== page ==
Tumor Virology Program
The Tumor Virology Program was founded in 1993 to serve as the central forum for facilitating interactions between virologists involved in cancer-related research on the Penn campus as well as with other investigators with an interest in the etiological basis of cancer. Program members have broad expertise in EBV, KSHV, alpha and beta herpesviruses, HPV, HCV, HIV and other retroviruses, as well as emerging viral agents including coronaviruses, SARS, Ebola and West Nile viruses. The Program is organized into four highly interactive and productive affinity groups: Viral Oncogenesis, DNA Virology, Viral Receptors and Retrovirology, and General Virology. Since 2002 the program has been led by Erle S. Robertson, PhD, who is recognized for his contributions to the field of Tumor Virology. Dr. Robertson is an experienced, well funded tumor virologist who is highly collaborative, as shown by his many joint programmatic developments with a number of investigators from varying scientific backgrounds. He continues to make important improvements in the overall program to further develop the program, and enhance intra- and inter-programmatic collaboration, which includes translational research. Most importantly, Dr. Robertson has stimulated considerable interest among basic and clinical investigators in studying viruses and cancer in collaboration with members of the Tumor Biology, Cancer Control and Cancer Therapeutics Programs, among others. These and other strategies have resulted in the recruitment of a recent tumor virologist to the program, a strong commitment to translational research, the development of new interprogrammatic collaborative interactions, and active participation by members in program meetings and interdisciplinary, interprogrammatic retreats. The major areas of viral-related research in the Tumor Virology Program include:
1) Studies to determine the mechanisms mediating cellular transformation, immortalization and cell cycle dysregulation by viral encoded proteins;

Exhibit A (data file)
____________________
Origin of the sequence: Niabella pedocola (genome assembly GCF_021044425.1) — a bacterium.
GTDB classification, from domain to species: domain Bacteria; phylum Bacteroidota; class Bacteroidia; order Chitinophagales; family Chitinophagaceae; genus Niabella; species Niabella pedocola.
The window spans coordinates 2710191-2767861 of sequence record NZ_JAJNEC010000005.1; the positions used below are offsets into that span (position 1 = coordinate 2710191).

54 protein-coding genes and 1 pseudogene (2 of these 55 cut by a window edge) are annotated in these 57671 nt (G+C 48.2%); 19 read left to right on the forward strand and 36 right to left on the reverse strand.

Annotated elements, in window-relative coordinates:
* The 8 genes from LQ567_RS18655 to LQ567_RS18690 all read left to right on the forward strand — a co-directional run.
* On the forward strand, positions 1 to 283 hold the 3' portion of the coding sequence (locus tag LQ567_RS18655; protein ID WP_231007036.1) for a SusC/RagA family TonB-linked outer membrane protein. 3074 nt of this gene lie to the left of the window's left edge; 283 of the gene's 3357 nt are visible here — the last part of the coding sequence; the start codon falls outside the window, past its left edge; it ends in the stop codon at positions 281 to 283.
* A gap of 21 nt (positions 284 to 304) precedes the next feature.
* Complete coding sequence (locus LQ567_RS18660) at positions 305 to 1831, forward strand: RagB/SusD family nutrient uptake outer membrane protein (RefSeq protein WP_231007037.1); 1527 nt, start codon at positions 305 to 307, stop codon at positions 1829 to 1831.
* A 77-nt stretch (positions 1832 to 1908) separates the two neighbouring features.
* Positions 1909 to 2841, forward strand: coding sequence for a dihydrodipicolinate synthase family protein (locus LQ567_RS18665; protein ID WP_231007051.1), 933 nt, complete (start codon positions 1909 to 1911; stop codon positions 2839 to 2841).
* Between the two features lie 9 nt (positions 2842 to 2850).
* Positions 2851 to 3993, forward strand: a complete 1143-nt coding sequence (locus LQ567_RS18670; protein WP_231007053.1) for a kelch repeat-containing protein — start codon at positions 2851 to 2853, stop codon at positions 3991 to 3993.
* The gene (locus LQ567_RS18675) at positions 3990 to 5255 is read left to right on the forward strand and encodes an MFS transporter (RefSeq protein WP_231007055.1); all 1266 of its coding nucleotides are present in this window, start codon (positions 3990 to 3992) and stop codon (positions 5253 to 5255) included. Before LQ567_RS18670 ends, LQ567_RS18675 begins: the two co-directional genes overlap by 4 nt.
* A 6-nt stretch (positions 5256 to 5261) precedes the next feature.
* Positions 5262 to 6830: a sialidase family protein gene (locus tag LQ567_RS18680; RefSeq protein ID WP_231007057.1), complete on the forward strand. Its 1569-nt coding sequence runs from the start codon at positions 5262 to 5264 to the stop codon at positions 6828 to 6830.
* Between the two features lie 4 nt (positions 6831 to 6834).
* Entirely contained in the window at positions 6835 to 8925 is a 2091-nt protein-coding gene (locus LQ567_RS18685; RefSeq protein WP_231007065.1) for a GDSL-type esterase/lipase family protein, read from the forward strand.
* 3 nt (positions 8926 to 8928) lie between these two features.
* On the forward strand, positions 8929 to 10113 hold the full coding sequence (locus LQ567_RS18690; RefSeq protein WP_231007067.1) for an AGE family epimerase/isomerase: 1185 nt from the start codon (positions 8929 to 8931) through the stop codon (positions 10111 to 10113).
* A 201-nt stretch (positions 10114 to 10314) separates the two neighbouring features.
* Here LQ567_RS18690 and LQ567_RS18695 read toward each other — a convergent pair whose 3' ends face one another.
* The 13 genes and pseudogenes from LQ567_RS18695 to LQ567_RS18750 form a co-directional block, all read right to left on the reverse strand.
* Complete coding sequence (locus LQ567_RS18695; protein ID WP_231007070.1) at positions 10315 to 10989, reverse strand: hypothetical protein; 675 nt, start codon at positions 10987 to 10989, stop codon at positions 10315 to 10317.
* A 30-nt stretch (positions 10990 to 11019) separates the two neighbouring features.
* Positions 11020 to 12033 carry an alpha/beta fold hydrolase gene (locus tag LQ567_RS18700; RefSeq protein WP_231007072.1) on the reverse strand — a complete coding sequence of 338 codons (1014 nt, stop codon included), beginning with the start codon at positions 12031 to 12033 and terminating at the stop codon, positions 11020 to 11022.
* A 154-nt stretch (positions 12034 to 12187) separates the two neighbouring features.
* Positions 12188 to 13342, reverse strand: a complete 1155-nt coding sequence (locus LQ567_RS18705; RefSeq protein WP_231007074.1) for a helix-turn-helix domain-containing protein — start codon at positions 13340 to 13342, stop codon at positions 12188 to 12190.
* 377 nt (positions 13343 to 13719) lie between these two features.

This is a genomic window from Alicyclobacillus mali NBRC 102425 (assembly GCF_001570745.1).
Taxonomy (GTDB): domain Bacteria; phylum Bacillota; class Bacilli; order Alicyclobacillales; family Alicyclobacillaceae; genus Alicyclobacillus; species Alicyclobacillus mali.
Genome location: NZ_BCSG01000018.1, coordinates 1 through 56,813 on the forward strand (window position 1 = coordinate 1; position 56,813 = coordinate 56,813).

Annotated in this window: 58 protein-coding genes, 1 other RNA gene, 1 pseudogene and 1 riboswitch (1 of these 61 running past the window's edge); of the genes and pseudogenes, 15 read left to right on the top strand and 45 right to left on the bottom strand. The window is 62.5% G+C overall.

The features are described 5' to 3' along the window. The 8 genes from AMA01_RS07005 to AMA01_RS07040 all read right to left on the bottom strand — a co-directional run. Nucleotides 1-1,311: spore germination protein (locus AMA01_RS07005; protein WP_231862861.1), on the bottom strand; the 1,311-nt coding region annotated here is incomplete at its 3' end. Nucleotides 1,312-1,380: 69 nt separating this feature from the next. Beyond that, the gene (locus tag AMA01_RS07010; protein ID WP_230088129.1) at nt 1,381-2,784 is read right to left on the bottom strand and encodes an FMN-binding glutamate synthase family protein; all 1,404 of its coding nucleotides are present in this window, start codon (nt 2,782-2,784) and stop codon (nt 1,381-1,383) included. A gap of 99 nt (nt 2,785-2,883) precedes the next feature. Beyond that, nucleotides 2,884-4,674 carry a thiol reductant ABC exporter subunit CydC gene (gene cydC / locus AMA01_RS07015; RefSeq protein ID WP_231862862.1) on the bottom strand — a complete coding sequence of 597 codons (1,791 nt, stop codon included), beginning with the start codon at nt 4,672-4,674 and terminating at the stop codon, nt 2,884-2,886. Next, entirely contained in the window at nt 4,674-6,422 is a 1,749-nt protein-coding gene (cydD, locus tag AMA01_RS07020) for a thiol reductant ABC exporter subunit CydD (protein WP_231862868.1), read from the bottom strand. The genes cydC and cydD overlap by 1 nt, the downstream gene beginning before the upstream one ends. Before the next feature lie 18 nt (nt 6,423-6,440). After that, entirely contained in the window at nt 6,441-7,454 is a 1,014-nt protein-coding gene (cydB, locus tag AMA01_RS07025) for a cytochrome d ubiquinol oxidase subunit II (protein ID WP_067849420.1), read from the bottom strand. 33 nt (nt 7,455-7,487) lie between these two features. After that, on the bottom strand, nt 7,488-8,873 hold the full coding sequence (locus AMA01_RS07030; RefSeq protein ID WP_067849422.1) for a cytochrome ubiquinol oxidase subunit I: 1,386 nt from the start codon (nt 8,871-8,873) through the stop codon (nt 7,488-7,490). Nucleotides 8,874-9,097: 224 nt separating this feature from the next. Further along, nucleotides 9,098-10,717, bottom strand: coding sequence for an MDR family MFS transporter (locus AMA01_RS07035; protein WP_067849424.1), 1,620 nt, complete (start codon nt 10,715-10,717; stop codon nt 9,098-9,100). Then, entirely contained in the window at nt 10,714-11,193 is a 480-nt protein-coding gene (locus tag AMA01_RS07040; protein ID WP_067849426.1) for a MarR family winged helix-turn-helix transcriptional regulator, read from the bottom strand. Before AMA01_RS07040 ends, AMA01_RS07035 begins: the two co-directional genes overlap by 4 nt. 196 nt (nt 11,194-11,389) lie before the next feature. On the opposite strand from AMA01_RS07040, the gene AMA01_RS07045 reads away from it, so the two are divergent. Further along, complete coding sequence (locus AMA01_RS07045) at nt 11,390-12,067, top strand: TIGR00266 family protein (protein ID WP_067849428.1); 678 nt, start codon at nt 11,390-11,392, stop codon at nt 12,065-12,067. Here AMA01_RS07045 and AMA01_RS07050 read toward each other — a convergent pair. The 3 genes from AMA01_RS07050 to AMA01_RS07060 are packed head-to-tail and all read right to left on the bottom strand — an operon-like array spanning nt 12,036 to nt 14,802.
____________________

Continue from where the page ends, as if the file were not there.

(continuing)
2) Studies to understand the role of viral proteins in cellular and viral gene expression and on control of cellular growth and survival;
3) Research involving the structure and function of viral receptors and viral-receptor interactions;
4) Investigation of the molecular biology and pathogenesis of retroviruses as they relate to AIDS and AIDS-associated malignancies;
5) Studies focused on elucidation of the mechanisms of viral neuropathology;
6) Studies to develop viral vectors for human gene therapy and cancer;
7) And development of vaccine strategies for the treatment of viral-associated cancers. Post-doctoral or per-doctoral appointments will initially be for one year and continuation during this period and renewal of this award for a second year will be based on satisfactory performance, a written progress report, availability of funding and active participation in program related activities.
To Apply please send:
to: Dr. Erle S. Robertson
20% of all human cancers are associated with viruses functioning as biological cofactors in driving these cancers. Some of these viruses may have a direct role in mediating these cancers as in the case of HIV related cancers, which include Kaposi’s sarcoma, pleural effusion lymphomas, and lymphoproliferative disease. There is also an increase in the number of HPV related patients, for example, in the immunocompromised patients who are on HAART therapy and in head and neck squamous cell carcinomas.
The Tumor Virology Program at the University of Pennsylvania serves as the central forum for facilitating interactions among investigators involved in cancer-related viral research on the Penn campus. Program members have expertise in EBV, KSHV, HPV, HCV, HIV and other retroviruses. There are 18 trainers in this program, all of whom are committed to training pre and postdoctoral fellows for biomedical research careers.
Viral related cancers are expected to increase as the technology for identifying these agents improves. We provide an atmosphere of collaboration between clinical and basic scientists for our trainees who will have the opportunity to formulate ideas, which will lead to basic and translational studies supporting a cohesive group in tumor virology.